Jeremiah 22:20
Go up to Lebanon, and cry; and lift up your voice in Bashan, and cry from the passages: for all your lovers are destroyed.
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(20) Go up to Lebanon.—The great mountain-ranges—Lebanon and Bashan (Psalm 68:15)—running from north to south, that overlooked the route of the Babylonians, are invoked by the prophet, as those of Gilboa had been by David (2Samuel 1:21), as witnesses of the misery that was coming on the land and people. Even here, as in Jeremiah 22:23, there is probably still the same reference as before to the cedar-palaces of Jerusalem. The people are called from the counterfeit “forests of Lebanon” to the height of the real mountains, and bidden to look forth from thence.

Cry from the passages.—It is better to take the word Abarim as a proper name. As in Numbers 27:12; Numbers 33:47; Deuteronomy 32:49, it was part of the range of Nebo, south of Gilead and Bashan, and coming therefore naturally after the last of those two mountains.

All thy lovers.—The word points, as in the corresponding language of Ezekiel 23:5; Ezekiel 23:9, to the Egyptians and other nations with whom Judah had made alliances. The destruction reached its climax in the overthrow of Pharaoh-nechoh’s army by Nebuchadnezzar at Carchemish (Jeremiah 46:2).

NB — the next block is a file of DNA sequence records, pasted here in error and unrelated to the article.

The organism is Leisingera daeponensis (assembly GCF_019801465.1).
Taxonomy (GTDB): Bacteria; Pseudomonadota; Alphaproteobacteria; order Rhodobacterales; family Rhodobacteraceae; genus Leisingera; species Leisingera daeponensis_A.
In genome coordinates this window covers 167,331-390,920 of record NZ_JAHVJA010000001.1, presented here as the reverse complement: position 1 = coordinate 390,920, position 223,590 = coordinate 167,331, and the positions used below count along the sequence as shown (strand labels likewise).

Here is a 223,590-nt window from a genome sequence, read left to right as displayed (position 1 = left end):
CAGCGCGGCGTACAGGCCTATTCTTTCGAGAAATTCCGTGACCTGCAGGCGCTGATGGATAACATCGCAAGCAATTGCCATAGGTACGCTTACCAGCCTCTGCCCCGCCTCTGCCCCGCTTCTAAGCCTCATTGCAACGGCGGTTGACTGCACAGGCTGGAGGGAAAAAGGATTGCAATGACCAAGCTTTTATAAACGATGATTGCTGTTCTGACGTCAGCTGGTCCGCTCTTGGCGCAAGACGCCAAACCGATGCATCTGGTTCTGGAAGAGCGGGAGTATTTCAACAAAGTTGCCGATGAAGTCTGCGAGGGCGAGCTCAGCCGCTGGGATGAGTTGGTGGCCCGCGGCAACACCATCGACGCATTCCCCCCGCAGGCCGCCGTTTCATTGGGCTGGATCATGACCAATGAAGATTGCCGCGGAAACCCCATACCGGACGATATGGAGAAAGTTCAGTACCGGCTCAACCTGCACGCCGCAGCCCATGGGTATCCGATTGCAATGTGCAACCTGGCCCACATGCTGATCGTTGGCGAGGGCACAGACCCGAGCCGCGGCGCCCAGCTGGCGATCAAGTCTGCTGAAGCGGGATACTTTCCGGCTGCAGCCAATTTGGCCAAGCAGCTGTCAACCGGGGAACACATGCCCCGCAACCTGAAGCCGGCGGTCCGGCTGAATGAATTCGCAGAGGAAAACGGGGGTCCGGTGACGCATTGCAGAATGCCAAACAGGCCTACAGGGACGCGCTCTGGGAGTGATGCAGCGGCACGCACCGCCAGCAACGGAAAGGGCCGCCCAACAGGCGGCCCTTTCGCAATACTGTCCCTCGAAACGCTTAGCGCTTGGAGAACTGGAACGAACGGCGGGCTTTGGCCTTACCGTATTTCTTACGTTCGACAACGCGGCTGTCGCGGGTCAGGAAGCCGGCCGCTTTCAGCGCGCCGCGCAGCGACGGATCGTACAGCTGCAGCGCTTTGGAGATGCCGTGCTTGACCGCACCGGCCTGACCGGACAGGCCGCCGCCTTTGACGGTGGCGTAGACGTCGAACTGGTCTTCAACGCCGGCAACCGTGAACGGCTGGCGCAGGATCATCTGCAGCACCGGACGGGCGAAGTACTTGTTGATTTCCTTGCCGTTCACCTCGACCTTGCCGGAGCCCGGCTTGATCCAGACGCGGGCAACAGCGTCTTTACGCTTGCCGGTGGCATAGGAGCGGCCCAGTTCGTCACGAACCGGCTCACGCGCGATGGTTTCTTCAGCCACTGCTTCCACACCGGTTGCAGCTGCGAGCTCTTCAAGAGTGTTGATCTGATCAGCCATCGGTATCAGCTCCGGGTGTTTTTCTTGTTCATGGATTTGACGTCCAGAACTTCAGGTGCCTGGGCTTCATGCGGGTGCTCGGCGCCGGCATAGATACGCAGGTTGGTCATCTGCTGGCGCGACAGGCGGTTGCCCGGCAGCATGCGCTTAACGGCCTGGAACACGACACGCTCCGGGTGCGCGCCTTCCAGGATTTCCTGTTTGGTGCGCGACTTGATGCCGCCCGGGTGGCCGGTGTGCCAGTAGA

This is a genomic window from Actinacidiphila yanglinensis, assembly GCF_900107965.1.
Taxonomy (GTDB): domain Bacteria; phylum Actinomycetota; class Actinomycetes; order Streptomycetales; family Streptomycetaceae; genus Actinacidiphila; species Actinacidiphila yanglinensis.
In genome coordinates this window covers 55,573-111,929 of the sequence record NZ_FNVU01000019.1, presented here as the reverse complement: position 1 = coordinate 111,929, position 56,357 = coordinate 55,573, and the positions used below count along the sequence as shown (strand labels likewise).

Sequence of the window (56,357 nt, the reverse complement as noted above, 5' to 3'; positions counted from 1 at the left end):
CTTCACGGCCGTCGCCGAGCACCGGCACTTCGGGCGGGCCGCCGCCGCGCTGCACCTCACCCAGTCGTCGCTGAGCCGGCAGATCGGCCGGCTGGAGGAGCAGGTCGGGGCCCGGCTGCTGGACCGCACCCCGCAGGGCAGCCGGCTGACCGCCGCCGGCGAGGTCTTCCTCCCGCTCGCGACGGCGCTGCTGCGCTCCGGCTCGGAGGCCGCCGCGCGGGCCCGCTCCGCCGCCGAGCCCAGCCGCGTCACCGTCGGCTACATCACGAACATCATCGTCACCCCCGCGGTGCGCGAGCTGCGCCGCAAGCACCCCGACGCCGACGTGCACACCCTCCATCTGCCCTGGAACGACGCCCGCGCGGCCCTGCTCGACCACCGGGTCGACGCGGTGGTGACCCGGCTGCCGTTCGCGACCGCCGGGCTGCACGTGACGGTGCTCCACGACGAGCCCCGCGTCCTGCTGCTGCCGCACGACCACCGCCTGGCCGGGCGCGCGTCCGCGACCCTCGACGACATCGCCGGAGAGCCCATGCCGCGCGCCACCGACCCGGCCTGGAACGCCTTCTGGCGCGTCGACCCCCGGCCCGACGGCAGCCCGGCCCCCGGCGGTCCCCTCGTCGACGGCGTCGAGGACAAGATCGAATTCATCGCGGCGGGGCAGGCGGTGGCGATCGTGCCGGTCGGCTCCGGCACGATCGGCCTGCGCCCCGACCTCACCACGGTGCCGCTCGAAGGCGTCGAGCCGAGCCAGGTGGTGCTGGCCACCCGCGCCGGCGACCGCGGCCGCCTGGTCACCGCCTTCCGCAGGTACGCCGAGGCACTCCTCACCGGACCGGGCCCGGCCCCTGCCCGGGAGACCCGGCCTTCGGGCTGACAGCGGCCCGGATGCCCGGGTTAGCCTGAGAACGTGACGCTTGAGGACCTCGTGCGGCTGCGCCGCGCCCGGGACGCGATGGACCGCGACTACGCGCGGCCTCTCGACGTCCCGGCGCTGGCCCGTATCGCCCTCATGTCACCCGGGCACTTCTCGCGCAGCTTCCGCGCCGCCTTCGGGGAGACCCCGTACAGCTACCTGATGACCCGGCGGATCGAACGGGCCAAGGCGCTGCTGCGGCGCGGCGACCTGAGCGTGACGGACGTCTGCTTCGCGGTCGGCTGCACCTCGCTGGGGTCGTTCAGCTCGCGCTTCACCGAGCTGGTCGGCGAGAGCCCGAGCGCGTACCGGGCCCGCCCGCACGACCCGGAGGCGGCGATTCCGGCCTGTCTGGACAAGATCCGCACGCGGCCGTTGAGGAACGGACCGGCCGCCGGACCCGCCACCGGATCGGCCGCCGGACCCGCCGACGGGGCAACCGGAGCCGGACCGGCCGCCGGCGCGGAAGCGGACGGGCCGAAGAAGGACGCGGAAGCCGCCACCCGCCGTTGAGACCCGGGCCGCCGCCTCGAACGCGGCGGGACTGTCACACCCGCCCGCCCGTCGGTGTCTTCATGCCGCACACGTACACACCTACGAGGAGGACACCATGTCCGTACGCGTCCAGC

Jeremiah 22:20. Go up to Lebanon, and cry, &c. — The verbs here being in the feminine gender, the city of Jerusalem, or the land of Judea, seems to be addressed and called upon ironically to go to the tops of the high mountains, and to the frontiers of the country, and cry aloud for help to the neighbouring powers, but in vain, since all those who had any inclination to favour her, the Egyptians in particular, were themselves disabled and crushed by the arms of Nebuchadnezzar. Cry from the passages — Hebrew, מעברים, from the borders, or rivers, which are the bounds of your country. For the word signifies, not only the fords, or passages of a river, but the parts along each bank, and the confines or extremities of a country. For all thy lovers are destroyed — Or broken, as נשׁברוsignifies: all thy foreign allies, whose friendship and assistance thou hast sought, and whom thou hast courted, by complying with their idolatries, are humbled.22:20-30 The Jewish state is described under a threefold character. Very haughty in a day of peace and safety. Very fearful on alarm of trouble. Very much cast down under pressure of trouble. Many never are ashamed of their sins till brought by them to the last extremity. The king shall close his days in bondage. Those that think themselves as signets on God's right hand, must not be secure, but fear lest they should be plucked thence. The Jewish king and his family shall be carried to Babylon. We know where we were born, but where we shall die we know not; it is enough that our God knows. Let it be our care that we die in Christ, then it will be well with us wherever we die, thought it may be in a far country. The Jewish king shall be despised. Time was when he was delighted in; but all those in whom God has no pleasure, some time or other, will be so lowered, that men will have no pleasure in them. Whoever are childless, it is the Lord that writes them so; and those who take no care to do good in their days, cannot expect to prosper. How little is earthly grandeur to be depended upon, or flourishing families to be rejoiced in! But those who hear the voice of Christ, and follow him, have eternal life, and shall never perish, neither shall any enemy pluck them out of his almighty hands.The third example, Jehoiachin. With him all the best and noblest of the land were dragged from their homes to people the void places of Babylon.